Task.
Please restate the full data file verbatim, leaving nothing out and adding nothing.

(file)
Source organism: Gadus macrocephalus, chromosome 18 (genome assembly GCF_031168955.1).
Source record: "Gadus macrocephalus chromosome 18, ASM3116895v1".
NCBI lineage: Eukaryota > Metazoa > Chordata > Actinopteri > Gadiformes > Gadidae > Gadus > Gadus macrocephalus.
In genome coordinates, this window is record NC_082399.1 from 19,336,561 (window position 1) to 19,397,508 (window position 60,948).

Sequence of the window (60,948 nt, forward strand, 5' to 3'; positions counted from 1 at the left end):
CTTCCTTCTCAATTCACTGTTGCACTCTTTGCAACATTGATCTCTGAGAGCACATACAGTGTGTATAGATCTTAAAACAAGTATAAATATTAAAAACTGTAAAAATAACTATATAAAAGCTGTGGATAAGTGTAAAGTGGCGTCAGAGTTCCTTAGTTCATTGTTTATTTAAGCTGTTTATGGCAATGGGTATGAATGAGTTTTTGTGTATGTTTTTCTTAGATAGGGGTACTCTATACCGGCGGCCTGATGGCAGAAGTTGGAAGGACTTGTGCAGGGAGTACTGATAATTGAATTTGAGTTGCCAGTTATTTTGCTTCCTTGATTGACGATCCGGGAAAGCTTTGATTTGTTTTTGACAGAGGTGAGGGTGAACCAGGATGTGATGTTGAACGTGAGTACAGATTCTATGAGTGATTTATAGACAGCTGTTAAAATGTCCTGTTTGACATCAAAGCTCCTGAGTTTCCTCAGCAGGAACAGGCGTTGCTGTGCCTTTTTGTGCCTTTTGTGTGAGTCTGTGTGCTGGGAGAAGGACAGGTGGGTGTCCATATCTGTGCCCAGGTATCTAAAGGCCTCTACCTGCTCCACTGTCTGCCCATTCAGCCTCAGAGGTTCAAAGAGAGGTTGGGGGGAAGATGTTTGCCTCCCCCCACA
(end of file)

Source organism: Gadus macrocephalus, chromosome 18 (genome assembly GCF_031168955.1).
Source record: "Gadus macrocephalus chromosome 18, ASM3116895v1".
NCBI lineage: Eukaryota > Metazoa > Chordata > Actinopteri > Gadiformes > Gadidae > Gadus > Gadus macrocephalus.
In genome coordinates, this window is record NC_082399.1 from 19,336,561 (window position 1) to 19,397,508 (window position 60,948).

Sequence of the window (60,948 nt, forward strand, 5' to 3'; positions counted from 1 at the left end):
CTTCCTTCTCAATTCACTGTTGCACTCTTTGCAACATTGATCTCTGAGAGCACATACAGTGTGTATAGATCTTAAAACAAGTATAAATATTAAAAACTGTAAAAATAACTATATAAAAGCTGTGGATAAGTGTAAAGTGGCGTCAGAGTTCCTTAGTTCATTGTTTATTTAAGCTGTTTATGGCAATGGGTATGAATGAGTTTTTGTGTATGTTTTTCTTAGATAGGGGTACTCTATACCGGCGGCCTGATGGCAGAAGTTGGAAGGACTTGTGCAGGGAGTACTGATAATTGAATTTGAGTTGCCAGTTATTTTGCTTCCTTGATTGACGATCCGGGAAAGCTTTGATTTGTTTTTGACAGAGGTGAGGGTGAACCAGGATGTGATGTTGAACGTGAGTACAGATTCTATGAGTGATTTATAGACAGCTGTTAAAATGTCCTGTTTGACATCAAAGCTCCTGAGTTTCCTCAGCAGGAACAGGCGTTGCTGTGCCTTTTTGTGCCTTTTGTGTGAGTCTGTGTGCTGGGAGAAGGACAGGTGGGTGTCCATATCTGTGCCCAGGTATCTAAAGGCCTCTACCTGCTCCACTGTCTGCCCATTCAGCCTCAGAGGTTCAAAGAGAGGTTGGGGGGAAGATGTTTGCCTCCCCCCACA